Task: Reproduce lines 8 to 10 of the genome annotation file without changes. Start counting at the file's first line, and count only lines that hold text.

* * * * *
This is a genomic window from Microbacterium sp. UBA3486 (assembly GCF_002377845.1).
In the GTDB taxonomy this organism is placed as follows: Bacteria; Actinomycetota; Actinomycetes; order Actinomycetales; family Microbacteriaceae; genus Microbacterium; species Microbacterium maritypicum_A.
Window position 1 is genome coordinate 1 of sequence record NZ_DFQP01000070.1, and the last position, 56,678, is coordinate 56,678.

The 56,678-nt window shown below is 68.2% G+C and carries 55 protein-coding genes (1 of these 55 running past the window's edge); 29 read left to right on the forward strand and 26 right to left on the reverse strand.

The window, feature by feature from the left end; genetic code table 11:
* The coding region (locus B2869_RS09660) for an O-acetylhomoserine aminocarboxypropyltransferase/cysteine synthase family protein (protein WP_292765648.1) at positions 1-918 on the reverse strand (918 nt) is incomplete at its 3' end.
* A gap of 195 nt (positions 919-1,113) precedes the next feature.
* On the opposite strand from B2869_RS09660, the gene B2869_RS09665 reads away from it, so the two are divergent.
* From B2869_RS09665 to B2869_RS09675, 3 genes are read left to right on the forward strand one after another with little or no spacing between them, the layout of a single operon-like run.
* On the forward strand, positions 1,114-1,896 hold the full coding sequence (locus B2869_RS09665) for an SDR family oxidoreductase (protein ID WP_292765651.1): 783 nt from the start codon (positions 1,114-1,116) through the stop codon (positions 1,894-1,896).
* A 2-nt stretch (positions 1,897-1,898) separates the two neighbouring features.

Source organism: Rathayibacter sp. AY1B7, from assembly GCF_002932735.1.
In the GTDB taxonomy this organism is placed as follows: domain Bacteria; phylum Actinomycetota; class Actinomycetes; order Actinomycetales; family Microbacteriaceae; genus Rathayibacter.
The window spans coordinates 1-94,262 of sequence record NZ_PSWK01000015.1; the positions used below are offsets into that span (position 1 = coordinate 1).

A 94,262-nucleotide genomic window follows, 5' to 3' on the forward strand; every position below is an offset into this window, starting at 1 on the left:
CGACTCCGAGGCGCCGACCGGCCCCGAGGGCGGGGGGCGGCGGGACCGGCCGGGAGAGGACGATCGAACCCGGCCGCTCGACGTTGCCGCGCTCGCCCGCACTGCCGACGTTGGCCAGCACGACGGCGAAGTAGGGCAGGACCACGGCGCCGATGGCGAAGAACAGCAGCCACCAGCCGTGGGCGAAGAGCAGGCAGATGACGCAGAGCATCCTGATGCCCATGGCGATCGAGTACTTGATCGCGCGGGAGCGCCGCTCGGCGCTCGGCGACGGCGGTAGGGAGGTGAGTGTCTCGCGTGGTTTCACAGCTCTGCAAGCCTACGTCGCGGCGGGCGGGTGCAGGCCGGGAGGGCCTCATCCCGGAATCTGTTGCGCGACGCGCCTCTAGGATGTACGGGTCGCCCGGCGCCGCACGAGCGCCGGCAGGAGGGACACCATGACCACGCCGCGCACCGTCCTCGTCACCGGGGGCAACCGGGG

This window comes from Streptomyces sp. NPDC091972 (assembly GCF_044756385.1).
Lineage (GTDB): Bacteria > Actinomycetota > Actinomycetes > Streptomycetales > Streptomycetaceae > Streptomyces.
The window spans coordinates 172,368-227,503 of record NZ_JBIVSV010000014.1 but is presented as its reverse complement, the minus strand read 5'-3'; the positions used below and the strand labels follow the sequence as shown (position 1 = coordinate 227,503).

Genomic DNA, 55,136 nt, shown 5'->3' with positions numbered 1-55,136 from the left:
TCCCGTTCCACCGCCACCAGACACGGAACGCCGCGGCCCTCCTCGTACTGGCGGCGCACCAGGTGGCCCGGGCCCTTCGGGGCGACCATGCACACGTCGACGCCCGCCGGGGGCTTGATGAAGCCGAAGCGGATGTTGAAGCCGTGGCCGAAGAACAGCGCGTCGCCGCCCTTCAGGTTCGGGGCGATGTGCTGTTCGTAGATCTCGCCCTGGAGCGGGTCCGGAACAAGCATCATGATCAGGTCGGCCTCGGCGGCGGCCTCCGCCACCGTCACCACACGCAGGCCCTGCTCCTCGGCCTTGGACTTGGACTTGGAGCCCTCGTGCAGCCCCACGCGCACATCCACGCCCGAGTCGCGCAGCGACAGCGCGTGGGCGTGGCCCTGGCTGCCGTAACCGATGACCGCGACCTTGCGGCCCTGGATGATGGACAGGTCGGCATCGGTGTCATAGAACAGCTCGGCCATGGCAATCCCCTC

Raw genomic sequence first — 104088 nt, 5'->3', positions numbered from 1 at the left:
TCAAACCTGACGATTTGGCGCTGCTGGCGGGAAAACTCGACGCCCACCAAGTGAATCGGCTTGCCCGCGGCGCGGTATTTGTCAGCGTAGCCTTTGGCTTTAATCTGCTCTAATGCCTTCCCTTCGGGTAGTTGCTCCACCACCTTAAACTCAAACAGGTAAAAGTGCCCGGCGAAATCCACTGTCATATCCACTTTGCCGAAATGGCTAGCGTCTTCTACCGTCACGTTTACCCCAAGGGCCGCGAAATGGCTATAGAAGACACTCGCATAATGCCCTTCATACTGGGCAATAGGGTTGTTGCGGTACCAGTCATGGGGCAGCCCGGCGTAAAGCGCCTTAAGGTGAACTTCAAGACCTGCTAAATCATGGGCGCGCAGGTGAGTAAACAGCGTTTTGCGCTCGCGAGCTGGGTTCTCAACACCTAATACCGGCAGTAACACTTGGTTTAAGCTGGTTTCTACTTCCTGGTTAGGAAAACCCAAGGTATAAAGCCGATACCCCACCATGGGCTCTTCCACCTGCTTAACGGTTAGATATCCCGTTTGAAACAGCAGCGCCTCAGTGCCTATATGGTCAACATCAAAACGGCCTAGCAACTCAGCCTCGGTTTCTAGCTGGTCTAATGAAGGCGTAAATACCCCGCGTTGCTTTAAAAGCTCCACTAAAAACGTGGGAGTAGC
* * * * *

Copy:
* On the opposite strand from B2869_RS09660, the gene B2869_RS09665 reads away from it, so the two are divergent.
* From B2869_RS09665 to B2869_RS09675, 3 genes are read left to right on the forward strand one after another with little or no spacing between them, the layout of a single operon-like run.
* On the forward strand, positions 1,114-1,896 hold the full coding sequence (locus B2869_RS09665) for an SDR family oxidoreductase (protein ID WP_292765651.1): 783 nt from the start codon (positions 1,114-1,116) through the stop codon (positions 1,894-1,896).